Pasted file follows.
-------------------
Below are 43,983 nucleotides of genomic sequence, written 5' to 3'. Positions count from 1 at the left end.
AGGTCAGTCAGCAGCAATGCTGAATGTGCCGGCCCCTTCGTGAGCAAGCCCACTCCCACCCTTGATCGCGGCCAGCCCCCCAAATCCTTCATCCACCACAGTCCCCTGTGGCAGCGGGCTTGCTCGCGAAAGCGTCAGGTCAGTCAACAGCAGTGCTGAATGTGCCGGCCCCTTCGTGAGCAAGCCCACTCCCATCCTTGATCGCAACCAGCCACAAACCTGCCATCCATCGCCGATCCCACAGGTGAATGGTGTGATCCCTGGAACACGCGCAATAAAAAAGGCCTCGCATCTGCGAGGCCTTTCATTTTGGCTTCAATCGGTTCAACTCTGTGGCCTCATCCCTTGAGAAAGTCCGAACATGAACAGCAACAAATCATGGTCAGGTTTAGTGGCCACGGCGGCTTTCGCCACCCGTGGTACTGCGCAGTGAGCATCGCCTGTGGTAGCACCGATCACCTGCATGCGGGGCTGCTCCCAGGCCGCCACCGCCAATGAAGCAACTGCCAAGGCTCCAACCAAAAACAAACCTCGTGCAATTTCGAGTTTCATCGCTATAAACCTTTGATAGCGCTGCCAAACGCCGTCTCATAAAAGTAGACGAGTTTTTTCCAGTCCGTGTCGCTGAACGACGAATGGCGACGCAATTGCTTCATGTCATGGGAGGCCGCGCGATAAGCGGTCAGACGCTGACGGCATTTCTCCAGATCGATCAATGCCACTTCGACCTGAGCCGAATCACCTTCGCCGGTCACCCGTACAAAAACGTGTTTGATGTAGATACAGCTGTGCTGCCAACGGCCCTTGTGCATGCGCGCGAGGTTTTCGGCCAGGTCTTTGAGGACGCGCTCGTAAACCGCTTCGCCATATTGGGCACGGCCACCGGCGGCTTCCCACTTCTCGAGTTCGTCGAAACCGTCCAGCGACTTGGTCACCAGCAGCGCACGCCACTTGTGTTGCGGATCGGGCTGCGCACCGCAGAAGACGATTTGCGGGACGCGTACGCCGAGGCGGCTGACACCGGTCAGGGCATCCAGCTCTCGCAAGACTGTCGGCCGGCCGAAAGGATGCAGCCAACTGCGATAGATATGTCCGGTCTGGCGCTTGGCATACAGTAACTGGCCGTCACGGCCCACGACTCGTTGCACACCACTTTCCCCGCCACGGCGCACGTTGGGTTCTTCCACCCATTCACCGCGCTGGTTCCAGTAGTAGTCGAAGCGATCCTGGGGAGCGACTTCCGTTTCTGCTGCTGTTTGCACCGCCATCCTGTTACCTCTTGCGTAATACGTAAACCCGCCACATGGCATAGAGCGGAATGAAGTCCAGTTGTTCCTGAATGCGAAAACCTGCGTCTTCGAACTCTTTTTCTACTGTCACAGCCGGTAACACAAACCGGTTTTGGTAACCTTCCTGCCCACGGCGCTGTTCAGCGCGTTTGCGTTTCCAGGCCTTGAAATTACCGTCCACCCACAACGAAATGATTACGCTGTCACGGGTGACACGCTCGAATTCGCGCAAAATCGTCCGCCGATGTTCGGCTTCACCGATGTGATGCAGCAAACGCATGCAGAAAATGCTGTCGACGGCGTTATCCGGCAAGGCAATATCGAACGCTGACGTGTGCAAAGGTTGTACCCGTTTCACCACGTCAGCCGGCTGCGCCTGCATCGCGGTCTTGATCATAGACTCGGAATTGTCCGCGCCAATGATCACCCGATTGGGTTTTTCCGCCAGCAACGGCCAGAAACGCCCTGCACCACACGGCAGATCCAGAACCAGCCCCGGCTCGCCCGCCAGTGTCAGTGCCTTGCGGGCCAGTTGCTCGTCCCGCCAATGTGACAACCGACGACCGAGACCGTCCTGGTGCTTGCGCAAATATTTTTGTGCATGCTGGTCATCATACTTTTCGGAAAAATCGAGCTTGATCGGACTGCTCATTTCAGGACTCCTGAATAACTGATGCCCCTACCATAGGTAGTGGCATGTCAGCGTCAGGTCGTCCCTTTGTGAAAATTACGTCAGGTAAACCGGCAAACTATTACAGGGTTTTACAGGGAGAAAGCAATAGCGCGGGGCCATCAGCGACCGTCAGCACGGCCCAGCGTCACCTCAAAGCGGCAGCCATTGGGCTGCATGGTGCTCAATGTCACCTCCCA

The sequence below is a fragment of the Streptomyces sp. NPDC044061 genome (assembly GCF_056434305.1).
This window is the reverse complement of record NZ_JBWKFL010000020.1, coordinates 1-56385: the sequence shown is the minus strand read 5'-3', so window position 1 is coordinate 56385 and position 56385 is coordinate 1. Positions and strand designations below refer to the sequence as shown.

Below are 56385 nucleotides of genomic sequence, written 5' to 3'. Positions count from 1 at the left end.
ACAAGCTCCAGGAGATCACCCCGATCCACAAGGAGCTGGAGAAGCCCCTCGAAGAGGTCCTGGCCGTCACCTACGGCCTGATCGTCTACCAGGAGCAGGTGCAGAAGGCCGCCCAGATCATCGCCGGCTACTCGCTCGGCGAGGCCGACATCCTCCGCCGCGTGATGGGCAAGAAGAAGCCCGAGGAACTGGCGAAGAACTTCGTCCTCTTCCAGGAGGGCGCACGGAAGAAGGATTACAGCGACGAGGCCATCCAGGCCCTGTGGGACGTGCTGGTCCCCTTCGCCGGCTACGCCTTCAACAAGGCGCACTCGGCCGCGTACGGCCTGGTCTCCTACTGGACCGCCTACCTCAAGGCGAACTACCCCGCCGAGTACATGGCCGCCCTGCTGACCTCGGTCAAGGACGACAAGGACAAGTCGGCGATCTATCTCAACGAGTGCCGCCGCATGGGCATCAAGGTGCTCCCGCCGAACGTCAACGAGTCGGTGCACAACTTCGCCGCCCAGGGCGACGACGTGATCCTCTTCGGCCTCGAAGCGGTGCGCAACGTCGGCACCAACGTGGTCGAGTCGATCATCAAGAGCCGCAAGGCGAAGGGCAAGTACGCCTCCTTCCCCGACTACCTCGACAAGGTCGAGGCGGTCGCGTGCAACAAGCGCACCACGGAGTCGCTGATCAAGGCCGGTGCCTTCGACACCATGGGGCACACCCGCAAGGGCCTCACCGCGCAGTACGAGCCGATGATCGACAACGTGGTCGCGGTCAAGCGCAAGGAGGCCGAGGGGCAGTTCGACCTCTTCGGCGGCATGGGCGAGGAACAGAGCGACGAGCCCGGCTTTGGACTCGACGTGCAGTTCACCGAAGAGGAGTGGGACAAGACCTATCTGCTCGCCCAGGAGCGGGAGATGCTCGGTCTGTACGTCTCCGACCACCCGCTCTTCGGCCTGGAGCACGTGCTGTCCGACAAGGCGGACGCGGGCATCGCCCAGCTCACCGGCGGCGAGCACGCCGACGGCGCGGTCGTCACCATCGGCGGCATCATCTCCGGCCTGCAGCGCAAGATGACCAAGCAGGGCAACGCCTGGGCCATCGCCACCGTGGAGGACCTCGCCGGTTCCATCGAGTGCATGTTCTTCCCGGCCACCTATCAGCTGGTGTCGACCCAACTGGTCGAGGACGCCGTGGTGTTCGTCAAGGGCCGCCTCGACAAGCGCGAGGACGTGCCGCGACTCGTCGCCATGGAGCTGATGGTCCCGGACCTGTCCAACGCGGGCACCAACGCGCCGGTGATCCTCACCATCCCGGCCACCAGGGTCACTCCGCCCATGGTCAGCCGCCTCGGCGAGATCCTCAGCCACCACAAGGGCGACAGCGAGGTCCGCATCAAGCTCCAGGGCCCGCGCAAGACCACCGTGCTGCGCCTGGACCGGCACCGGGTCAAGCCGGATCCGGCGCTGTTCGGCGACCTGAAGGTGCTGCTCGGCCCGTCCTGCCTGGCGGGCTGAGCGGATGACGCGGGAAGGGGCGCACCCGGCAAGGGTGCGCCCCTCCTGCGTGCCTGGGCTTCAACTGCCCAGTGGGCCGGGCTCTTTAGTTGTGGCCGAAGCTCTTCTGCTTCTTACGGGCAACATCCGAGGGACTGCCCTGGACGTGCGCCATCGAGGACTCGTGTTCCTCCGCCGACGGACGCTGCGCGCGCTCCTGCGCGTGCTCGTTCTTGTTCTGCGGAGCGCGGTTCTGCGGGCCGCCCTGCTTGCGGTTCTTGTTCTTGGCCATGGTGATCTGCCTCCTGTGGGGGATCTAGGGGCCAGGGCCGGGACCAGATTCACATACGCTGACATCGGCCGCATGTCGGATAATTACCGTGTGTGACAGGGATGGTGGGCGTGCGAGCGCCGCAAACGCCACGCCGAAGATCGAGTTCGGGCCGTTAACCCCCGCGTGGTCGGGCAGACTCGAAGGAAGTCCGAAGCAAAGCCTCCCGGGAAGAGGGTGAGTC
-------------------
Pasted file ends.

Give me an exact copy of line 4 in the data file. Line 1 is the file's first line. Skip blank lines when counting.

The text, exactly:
This window is the reverse complement of record NZ_JBWKFL010000020.1, coordinates 1-56385: the sequence shown is the minus strand read 5'-3', so window position 1 is coordinate 56385 and position 56385 is coordinate 1. Positions and strand designations below refer to the sequence as shown.